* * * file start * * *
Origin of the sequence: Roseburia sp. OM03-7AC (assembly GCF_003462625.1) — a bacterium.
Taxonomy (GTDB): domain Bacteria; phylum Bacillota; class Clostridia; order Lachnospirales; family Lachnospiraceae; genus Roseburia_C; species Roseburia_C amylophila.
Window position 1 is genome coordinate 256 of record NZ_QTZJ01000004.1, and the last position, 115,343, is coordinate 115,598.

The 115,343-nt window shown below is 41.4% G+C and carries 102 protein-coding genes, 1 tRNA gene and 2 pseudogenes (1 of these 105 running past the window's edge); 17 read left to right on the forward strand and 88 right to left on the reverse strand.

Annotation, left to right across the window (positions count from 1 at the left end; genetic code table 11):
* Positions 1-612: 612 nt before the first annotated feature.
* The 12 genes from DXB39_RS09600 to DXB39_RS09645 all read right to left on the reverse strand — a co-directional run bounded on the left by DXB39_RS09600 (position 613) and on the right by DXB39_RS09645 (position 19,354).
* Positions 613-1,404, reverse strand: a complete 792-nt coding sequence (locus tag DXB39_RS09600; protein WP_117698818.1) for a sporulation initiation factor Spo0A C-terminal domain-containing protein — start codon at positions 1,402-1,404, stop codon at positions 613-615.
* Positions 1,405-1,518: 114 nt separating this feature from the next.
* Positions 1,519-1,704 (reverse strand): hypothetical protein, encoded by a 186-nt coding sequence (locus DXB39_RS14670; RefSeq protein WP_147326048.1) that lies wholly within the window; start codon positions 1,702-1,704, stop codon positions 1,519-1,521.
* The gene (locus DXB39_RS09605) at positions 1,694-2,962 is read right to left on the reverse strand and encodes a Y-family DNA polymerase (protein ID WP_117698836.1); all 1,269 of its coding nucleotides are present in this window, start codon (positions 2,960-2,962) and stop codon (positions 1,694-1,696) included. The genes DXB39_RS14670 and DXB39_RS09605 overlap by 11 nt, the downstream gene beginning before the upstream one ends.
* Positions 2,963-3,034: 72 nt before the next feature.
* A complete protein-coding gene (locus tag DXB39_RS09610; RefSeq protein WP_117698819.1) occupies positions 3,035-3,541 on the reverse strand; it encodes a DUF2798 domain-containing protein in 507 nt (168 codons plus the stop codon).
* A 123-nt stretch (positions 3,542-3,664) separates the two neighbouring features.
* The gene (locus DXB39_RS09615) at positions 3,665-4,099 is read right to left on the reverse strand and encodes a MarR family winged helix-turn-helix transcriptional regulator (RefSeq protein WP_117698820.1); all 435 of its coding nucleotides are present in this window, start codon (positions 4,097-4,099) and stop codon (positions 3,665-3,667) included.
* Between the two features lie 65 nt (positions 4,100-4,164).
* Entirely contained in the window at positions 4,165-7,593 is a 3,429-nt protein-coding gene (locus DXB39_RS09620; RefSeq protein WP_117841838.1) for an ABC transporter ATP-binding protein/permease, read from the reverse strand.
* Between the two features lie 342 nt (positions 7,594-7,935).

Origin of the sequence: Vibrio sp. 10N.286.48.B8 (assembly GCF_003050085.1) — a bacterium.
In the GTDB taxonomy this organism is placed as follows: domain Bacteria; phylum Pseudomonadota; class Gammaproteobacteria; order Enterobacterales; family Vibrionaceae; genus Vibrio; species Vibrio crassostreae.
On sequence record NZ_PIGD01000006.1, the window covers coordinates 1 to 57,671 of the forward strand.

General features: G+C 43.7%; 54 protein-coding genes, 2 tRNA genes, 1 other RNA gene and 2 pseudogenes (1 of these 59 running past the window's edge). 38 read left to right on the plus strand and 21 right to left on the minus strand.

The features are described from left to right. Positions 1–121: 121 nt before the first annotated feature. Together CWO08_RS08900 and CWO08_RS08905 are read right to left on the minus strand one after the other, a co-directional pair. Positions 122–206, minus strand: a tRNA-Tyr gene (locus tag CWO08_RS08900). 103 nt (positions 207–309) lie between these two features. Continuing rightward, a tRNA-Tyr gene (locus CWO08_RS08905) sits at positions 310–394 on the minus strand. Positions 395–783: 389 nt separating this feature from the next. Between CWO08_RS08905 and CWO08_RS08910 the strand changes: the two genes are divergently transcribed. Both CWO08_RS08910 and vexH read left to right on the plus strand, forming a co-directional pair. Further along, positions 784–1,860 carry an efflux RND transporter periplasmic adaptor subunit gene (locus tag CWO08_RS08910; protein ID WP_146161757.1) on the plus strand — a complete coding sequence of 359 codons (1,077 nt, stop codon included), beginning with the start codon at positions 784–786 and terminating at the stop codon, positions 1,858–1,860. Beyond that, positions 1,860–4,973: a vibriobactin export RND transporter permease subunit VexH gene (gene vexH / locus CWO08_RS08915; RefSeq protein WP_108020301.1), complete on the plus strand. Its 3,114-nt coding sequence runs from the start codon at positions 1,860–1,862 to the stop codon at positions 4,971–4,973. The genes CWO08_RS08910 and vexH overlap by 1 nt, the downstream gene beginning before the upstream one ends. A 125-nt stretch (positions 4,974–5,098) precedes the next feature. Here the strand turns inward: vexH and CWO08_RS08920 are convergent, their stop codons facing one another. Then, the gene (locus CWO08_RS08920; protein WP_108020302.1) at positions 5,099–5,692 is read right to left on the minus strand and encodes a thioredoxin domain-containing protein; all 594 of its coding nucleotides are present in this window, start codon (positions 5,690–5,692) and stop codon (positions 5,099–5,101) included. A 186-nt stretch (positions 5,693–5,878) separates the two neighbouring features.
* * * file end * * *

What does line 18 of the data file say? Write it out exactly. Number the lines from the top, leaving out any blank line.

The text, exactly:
* Between the two features lie 342 nt (positions 7,594-7,935).